Investigation of DIAjet (Direct Injection of Abrasive Jet) Cutting of Granite
The drilling and cutting of rock by a DIAjet system can be an alternative to conventional rock removal methods. In order to assess the practicality of this method, an experimental study has been conducted examining the effect which different cutting parameters have on the process. A total of 128 single pass cuts were made on a sample of Georgia granite. Two different nozzle types were used in the program, and seven different abrasives were evaluated. The depth, width and volume of the resulting slot were measured. Based on these values the specific energy and erosion efficiency of the abrasive was calculated as an indicator of cutting efficiency. The following conclusions could be drawn from the results obtained: Depth of cut increases with an increase in jet pressure, abrasive flow rate, particle size and hardness. Depth of cut decreases with an increase in traverse velocity. The relationships found appeared to be similar to those found with conventional abrasive jet entrainment. Pressure and abrasive hardness were found to be the most influential parameters on the resulting depth of cut. A possible optimum depth of cut occurred when the abrasive feed rate reached a value of 100 g/sec. The rate at which the kerf area was generated appeared to reach a maximum when the traverse velocity lay between 35 and 60 cm/min. Nozzle wear was found to increase as nozzle diameter reduced and as particle size increased.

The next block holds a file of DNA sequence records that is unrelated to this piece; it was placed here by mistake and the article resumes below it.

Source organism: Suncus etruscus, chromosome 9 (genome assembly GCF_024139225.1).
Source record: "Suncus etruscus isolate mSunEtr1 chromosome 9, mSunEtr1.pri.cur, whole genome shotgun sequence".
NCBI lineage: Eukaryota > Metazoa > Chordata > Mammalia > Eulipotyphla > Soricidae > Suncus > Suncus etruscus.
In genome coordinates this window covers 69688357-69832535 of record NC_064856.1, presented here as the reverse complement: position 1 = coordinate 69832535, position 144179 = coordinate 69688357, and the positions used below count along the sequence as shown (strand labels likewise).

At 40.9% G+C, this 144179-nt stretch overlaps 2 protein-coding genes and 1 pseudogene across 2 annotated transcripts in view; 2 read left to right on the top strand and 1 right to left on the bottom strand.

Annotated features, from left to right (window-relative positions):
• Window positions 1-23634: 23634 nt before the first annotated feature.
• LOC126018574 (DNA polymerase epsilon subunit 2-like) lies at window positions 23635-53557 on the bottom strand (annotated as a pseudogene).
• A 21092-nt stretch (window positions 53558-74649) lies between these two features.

S. Yazici and D. A. Summers, "Investigation of DIAjet (Direct Injection of Abrasive Jet) Cutting of Granite," Proceedings of the 5th American Water Jet Conference, National Research Council of Canada, Jan 1989.
5th American Water Jet Conference
Article - Conference proceedings
© 1989 National Research Council of Canada, All rights reserved.
01 Jan 1989